Over 1600 parliamentarians, UN partners and experts from around the world will meet in Doha, Qatar, for the 140th IPU Assembly from 6 to 10 April. Under the overarching theme of education for peace, the Assembly will also consider ways in which parliaments can boost gender equality- particularly in the region, take measures to counter terrorism, promote human rights and invest in renewable energy.
In a statement from the Inter-Parliamentary Union, the Qatar Shura Council will host delegates from around 160 countries including 80 Speakers of Parliament, 40 Deputy Speakers, and over 800 MPs, of which 30 per cent are women and 19 per cent are young MPs under 45. Qatar joined the IPU in 2006 and is hosting its first IPU Assembly.
The Speaker of the Legislative Assembly Lord Fakafanua is representing Tonga at the Doha meeting.
DOHA meeting focus on education, gender equality and counter-terrorism
During the Assembly, the IPU will facilitate around 200 parliamentary bilateral meetings, including countries from throughout the Gulf region, to encourage greater regional cooperation and understanding.
The IPU will also take one step closer to achieving universal membership with the participation in Doha of Saint Vincent and the Grenadines, which will join as the 179th Member Parliament of the IPU. Several Small Island Developing States, who are not yet members of the IPU, will also attend the Assembly as observers.
MPs will explore the relationship between education, peace and democracy in the general debate on ‘Parliaments as platforms to enhance education for peace, security and the rule of law’. The outcome of the debate is also expected to help inform the parliamentary contributions to the High-Level Political Forum on Sustainable Development at the UN in July 2019, which will consider the implementation of Sustainable Development Goals 4 (quality education) and 16 (peaceful societies, rule of law, strong and effective institutions at all levels).
Special guests in Doha will include Sheikha Moza Bint Nasser, UNESCO Special Envoy for Basic and Higher Education, and Dr Rafael Yuste, from the Brain Initiative, Columbia University, USA. Other speakers will include Mr Rajiv Uttamchandani, President of the HER Academy (Humanity Education Rights). A knowledge fair will feature exhibits from UNESCO, the Qatar Foundation, as well as universities from the region.
The IPU Forum of Women Parliamentarians will meet during the Assembly to consider ways to encourage more women to enter politics. As reported recently by the IPU in its annual Women in Parliament analysis, the share of women in the parliaments of the Middle East and North Africa region stands at 18 per cent compared with 4 per cent in 1995. There have been a number of positive steps recently: Qatar appointed its first women MPs; the Speaker of the United Arab Emirates parliament became the first woman speaker of a national parliament in the Arab world and a Presidential decree will implement 50% gender equality in elections later this year; Bahrain also has its first woman speaker. Egypt is currently debating a constitutional amendment to increase the quota of women in its House of Representatives.
Global parliamentary coordination to counter terrorism and extremism conducive to violence will be a prominent theme at the Assembly. Delegates will consider what action parliaments can take to disrupt and mitigate the effects of terrorist activity.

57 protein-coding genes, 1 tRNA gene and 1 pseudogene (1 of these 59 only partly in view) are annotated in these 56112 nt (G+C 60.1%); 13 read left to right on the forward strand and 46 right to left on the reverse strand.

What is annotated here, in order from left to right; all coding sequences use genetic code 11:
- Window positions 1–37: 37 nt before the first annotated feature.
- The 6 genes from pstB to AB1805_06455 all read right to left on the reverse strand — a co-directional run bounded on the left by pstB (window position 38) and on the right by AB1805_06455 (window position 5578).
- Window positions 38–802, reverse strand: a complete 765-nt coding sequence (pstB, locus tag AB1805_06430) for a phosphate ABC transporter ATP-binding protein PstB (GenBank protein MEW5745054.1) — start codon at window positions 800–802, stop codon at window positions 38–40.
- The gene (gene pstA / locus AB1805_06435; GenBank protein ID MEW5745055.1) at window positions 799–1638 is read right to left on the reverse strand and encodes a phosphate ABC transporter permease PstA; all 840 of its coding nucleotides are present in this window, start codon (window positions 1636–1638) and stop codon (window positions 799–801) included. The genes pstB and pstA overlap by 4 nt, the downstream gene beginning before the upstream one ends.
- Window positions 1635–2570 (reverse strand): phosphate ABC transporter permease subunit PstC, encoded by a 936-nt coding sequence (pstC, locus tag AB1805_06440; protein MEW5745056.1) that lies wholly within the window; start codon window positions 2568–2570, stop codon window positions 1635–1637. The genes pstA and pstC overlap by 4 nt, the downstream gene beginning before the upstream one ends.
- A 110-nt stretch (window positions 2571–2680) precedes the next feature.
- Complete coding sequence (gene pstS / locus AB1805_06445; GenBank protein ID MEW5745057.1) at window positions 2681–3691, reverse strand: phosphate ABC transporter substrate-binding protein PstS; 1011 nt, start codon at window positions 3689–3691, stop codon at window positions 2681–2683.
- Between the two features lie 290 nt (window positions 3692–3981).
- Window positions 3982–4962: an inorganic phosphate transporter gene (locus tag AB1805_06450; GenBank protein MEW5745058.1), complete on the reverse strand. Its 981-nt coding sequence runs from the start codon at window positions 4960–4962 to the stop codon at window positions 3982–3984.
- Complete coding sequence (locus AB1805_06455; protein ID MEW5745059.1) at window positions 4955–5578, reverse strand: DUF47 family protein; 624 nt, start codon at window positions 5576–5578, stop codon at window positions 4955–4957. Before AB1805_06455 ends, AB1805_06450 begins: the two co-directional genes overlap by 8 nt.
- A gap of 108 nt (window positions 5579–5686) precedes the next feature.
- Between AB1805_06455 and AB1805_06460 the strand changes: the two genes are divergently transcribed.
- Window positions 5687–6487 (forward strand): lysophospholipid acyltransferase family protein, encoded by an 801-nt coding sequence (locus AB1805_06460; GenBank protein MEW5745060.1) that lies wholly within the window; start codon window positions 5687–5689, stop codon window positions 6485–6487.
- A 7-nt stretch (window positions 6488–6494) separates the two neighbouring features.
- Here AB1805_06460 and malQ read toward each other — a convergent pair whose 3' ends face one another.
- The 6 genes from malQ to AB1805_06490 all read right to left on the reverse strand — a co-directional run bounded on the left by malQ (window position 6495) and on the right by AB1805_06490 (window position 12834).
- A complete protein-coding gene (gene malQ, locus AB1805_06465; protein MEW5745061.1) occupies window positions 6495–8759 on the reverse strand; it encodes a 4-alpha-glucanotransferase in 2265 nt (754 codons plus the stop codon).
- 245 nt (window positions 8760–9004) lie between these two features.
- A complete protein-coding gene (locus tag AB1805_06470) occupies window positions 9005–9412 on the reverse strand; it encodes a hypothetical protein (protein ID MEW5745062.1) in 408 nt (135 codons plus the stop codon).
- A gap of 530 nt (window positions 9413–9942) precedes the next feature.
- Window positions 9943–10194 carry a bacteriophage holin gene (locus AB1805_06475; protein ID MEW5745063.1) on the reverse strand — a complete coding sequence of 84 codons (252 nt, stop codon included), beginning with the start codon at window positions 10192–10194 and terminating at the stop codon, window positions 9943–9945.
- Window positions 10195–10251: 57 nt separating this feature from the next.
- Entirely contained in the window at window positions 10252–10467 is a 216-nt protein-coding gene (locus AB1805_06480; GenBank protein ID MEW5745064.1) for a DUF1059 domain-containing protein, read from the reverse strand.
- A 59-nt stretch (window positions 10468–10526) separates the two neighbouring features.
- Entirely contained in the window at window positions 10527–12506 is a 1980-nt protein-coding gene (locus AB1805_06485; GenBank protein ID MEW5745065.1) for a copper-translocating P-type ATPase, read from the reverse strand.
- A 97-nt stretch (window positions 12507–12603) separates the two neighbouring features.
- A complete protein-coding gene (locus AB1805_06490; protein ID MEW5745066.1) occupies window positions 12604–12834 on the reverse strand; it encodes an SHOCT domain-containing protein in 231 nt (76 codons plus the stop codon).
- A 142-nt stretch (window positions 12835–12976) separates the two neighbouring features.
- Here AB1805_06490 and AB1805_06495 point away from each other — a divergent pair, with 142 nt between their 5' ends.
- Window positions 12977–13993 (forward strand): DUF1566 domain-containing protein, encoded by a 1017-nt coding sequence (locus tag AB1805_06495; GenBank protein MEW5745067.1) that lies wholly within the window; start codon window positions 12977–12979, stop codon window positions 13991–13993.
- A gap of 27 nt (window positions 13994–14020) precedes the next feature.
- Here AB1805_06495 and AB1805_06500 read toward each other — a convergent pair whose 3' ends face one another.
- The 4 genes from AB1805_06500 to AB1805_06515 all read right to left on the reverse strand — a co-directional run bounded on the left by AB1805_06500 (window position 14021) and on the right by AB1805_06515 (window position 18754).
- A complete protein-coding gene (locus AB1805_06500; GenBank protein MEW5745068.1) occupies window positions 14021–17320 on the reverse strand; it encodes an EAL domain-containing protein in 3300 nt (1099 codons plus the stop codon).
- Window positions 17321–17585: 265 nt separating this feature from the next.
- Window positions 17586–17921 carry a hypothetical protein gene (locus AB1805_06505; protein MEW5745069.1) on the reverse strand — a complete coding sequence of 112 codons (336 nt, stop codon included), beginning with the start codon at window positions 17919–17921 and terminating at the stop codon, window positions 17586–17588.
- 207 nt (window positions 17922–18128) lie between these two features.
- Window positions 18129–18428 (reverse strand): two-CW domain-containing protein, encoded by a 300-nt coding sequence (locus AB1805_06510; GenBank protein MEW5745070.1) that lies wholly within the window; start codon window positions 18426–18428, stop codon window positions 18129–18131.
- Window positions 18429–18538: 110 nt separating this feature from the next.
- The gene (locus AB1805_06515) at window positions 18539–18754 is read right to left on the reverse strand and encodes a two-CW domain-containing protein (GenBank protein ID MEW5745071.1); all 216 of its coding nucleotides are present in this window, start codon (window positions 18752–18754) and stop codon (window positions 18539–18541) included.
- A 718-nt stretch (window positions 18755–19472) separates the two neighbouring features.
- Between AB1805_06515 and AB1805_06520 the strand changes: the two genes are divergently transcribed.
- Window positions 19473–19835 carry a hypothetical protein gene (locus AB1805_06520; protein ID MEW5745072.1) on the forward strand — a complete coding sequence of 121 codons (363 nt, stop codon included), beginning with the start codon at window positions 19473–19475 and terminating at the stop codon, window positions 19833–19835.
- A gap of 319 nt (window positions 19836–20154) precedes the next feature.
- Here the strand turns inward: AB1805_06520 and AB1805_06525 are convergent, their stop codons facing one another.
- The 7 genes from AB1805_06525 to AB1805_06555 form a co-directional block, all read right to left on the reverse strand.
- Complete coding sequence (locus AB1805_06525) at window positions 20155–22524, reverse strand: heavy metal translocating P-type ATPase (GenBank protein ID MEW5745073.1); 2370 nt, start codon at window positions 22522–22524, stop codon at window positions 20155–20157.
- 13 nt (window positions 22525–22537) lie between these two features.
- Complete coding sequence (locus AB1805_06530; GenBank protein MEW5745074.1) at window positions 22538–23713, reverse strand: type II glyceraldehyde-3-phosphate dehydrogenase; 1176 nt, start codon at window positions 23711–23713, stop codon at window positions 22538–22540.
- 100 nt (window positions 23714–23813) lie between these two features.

MPs will hear from Mr. Vladimir Voronkov, Under-Secretary-General from the UN Office of Counter-Terrorism. They will also have the opportunity to hear the testimonial of Ms Falmata Bunu, a community leader from a displacement camp in Maiduguri, Nigeria, who escaped after being abducted by Boko Haram.
As with all IPU Assemblies, human rights will feature strongly. The IPU Standing Committee on Democracy and Human Rights will consider the key role parliaments play in allocating resources and legislating to ensure universal health coverage by 2030. The Committee will also examine parliamentary responses to attacks on freedom of expression and the right to information, particularly in a changing media landscape where privacy and individual freedoms are under threat.
The IPU Committee on the Human Rights of Parliamentarians will meet to consider the cases of 183 persecuted MPs from a dozen countries.
At a panel discussion at the Assembly, parliamentarians will evaluate policies to reduce poverty by mobilizing more investment in renewable energies. Today, over one billion people still live without electricity; nearly three billion people cook or heat their homes with polluting fuels such as wood, resulting in air pollution that causes adverse health consequences.
The event will include the launch of the new IPU-UN Environment publication ‘Shades of green: an introduction to the green economy for parliamentarians’. Its deliberations will also feed into IPU preparations for the Sustainable Development Goal Summit and other high level meetings on climate change at the UN in September 2019.
The IPU is the global organization of parliaments. It was founded 130 years ago as the first multilateral political organization in the world, encouraging cooperation and dialogue between all nations. Today, the IPU comprises 178 national member parliaments and 12 regional parliamentary bodies. It promotes democracy, helps parliaments become stronger, younger, gender-balanced, and more diverse. It also defends the human rights of parliamentarians through a dedicated committee made up of MPs from around the world. Twice a year, the IPU convenes over 1,500 parliamentary delegates and partners in a world assembly, bringing a parliamentary dimension to global governance including the work of the UN and the implementation of the 2030 global goals.